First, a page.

5:00pm Saturday 5th July 2014
By Pete Hughes
FOR a start, today’s firefighters no longer wear plastic trousers that melt in high temperatures.
They’ve also got rid of the wooden ladders.
It may seem unbelievable today but in 1974, when Oxfordshire Fire and Rescue Service was amalgamated from Oxford City brigade and surrounding towns, firemen really did use wooden ladders.
They also wore woollen coats and had rubber boots which offered protection from water, and that was about it.
Oxfordshire fire protection technical manager Pat Rosum, who joined in 1972, said: “No one really questioned it then – we are far more sophisticated now.”
Another improvement, he said, was that fire engines no longer break down on the way to emergencies.
On one occasion, he said, his engine really did explode on the way to a road traffic accident.
Luckily, there were other firemen already on their way to the collision.
And they were “firemen” in those days, not firefighters – it wasn’t until the 1990s that women joined Oxfordshire’s fire brigade as part of a national transition.
Now Oxfordshire has about 30 female employees, one of the best rates in the country.
A fire at Altovar Print Works in Banbury in 1992.
Mr Rosum, now 64, a father-of-four and grandfather-of-four, said: “We all thought it was going to be a terrible problem, management as well.”
The one thing that hasn’t changed, said Mr Rosum, is the quality of firefighters.
“The people we have now are as good or better than they have ever been.”
The modern Oxfordshire Fire and Rescue Service was created as part of the 1974 local government boundary changes.
Abingdon, Wantage and Faringdon, all Berkshire towns in 1973, joined Oxfordshire and so did their firefighters. Since then the service has employed 769 full-time and 1,942 on-call firefighters.
It currently has 246 full-time firefighters, crew managers and station managers.
Another 381 on-call firefighters are retained around the county.
Mr Rosum, who grew up in and around Wantage, was working as a mechanic at Bellinger’s garage in Grove at 22.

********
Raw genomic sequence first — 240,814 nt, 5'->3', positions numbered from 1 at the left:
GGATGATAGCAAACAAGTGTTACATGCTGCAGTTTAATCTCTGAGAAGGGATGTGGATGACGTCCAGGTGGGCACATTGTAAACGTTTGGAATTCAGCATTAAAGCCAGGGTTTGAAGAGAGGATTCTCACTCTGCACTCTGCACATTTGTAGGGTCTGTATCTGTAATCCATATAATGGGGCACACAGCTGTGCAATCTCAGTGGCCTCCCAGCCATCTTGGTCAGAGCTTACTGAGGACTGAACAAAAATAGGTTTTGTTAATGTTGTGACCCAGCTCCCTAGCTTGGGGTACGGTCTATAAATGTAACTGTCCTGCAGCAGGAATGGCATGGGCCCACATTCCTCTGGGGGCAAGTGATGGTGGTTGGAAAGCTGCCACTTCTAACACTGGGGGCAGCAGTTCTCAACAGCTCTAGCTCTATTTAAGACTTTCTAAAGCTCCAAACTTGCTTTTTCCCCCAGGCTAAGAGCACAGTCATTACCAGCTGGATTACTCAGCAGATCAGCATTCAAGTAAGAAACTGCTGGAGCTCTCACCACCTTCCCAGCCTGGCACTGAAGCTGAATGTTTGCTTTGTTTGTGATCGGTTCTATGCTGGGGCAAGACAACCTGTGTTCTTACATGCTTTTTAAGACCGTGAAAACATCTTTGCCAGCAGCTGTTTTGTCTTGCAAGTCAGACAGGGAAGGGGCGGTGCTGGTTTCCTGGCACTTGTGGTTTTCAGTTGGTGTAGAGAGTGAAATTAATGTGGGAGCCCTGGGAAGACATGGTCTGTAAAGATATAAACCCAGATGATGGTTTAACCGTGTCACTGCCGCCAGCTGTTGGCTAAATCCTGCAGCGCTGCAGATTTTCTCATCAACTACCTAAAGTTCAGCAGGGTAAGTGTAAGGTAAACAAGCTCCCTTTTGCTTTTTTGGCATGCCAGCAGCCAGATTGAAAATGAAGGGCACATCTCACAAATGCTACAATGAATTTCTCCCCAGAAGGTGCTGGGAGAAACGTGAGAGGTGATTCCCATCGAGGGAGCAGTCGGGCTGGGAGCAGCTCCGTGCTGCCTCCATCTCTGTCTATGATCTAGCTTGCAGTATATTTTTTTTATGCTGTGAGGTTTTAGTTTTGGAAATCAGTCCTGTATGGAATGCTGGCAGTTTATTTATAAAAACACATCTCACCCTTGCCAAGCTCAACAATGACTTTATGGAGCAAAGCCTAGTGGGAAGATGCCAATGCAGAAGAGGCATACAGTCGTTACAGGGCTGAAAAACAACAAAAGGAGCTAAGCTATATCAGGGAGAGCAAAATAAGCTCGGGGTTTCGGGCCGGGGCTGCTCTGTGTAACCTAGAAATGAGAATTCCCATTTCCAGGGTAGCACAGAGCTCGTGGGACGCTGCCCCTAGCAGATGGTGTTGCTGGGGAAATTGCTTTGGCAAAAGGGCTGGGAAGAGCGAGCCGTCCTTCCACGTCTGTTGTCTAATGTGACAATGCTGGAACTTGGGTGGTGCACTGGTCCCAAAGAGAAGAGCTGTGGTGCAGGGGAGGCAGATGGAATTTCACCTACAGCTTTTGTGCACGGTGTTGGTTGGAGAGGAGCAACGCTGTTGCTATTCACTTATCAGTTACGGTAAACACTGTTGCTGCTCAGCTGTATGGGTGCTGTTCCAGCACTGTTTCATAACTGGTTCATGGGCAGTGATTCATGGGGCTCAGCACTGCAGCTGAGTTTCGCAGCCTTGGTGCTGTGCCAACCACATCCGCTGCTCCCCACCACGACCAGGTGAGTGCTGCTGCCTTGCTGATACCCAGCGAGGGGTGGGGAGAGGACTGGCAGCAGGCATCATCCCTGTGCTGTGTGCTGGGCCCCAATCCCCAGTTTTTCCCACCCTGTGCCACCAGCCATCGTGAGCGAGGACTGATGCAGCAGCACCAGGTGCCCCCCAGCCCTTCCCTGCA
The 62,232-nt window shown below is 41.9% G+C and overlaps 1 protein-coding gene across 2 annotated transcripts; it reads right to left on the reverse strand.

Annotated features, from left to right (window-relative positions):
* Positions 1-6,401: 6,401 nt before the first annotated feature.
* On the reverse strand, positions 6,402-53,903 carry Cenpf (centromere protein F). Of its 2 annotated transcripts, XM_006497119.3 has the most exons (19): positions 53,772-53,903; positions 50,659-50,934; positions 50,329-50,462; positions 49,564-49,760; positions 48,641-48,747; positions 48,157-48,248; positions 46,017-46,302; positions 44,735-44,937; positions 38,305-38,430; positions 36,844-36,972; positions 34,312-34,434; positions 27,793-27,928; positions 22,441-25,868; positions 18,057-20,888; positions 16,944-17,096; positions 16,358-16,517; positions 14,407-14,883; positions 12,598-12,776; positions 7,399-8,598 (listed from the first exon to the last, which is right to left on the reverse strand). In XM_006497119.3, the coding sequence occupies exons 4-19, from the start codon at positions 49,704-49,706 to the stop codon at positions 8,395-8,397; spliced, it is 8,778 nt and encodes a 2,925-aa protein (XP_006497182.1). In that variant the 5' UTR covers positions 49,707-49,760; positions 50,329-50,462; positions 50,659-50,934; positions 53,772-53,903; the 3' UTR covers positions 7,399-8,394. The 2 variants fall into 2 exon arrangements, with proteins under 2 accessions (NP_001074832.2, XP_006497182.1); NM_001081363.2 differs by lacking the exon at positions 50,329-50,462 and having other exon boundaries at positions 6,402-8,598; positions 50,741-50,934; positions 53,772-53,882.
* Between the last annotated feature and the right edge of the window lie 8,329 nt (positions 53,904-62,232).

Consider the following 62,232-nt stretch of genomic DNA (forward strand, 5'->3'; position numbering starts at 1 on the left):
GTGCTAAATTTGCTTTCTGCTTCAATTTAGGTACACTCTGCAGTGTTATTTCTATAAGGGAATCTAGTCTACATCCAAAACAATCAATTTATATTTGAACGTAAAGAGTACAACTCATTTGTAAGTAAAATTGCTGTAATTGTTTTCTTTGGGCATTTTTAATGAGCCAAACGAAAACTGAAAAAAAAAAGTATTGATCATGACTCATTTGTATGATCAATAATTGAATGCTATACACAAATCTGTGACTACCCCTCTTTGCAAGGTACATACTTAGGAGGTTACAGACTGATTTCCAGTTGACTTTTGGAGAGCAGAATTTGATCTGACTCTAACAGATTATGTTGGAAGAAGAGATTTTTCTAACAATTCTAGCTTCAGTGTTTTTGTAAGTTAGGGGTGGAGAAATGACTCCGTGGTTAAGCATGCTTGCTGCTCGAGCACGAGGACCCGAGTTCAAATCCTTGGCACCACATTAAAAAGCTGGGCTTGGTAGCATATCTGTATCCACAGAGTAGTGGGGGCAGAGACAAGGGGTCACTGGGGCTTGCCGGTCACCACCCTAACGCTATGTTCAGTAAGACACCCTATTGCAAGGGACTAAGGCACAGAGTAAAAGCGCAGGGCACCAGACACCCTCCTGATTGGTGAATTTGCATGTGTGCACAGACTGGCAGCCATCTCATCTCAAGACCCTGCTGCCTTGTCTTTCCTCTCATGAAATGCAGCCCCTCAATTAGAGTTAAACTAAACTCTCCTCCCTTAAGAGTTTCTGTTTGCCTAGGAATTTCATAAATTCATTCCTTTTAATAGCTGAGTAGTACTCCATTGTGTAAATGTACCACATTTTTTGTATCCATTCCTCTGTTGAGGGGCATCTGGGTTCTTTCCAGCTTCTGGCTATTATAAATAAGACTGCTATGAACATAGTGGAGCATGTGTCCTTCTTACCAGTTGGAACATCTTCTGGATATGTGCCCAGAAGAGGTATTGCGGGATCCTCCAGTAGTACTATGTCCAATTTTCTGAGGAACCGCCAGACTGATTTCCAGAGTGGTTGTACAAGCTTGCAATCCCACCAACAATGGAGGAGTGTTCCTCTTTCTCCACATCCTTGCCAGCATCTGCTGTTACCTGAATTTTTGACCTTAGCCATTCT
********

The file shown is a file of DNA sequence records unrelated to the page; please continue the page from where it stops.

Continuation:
He said: “I thought being a firefighter would be more exciting, and no doubt about it, it’s the best job in the world.
“Where else could you get into a red lorry and charge down the road and arrive at a house on fire and start fighting it?”
One of the stand-out incidents from a 42-year career was a pile-up involving 50 cars on the A34 in the 1980s.
A farmer had been burning the stubble on his field, the wind changed and smoke drifted across the dual carriageway, an impenetrable blanket.
The first fireman on the scene, Mr Rosum had to go around each car, checking whether passengers were alive and what medical attention they might need.
Amazingly, no-one in the crash was seriously injured, although several people had to be cut out of crumpled cars.
Another memorable call-out was when the Schwartz spice factory in Bicester caught fire.
Mr Rosum said he had never smelt anything quite like it.
The single biggest improvement in fighting fires in 40 years?
“The smoke alarm,” he said.
“Domestic smoke alarms are the biggest saver of life.
“They are a fantastic invention, I would advise everybody without a working smoke alarm to get one today.
“Not tomorrow, today. For £5 you can save your own and your family’s lives.”
Finding a smart way forward.
Like all emergency services, firefighters are in the process of updating their communications to adopt advances in smart phone technology.
David Laidlaw has worked at every fire station in Oxfordshire, and is now technical communications manager for the whole county.
David Laidlaw with communications equipment in the cab.
Since joining Oxfordshire Fire Service in 1974, he has seen it grow from an organisation with virtually no technical communications.
Mr Laidlaw, 62, said: “When the chief fire officer appointed me I said ‘I don’t have a great deal of knowledge about this’, and he said ‘don’t worry, no one does’.”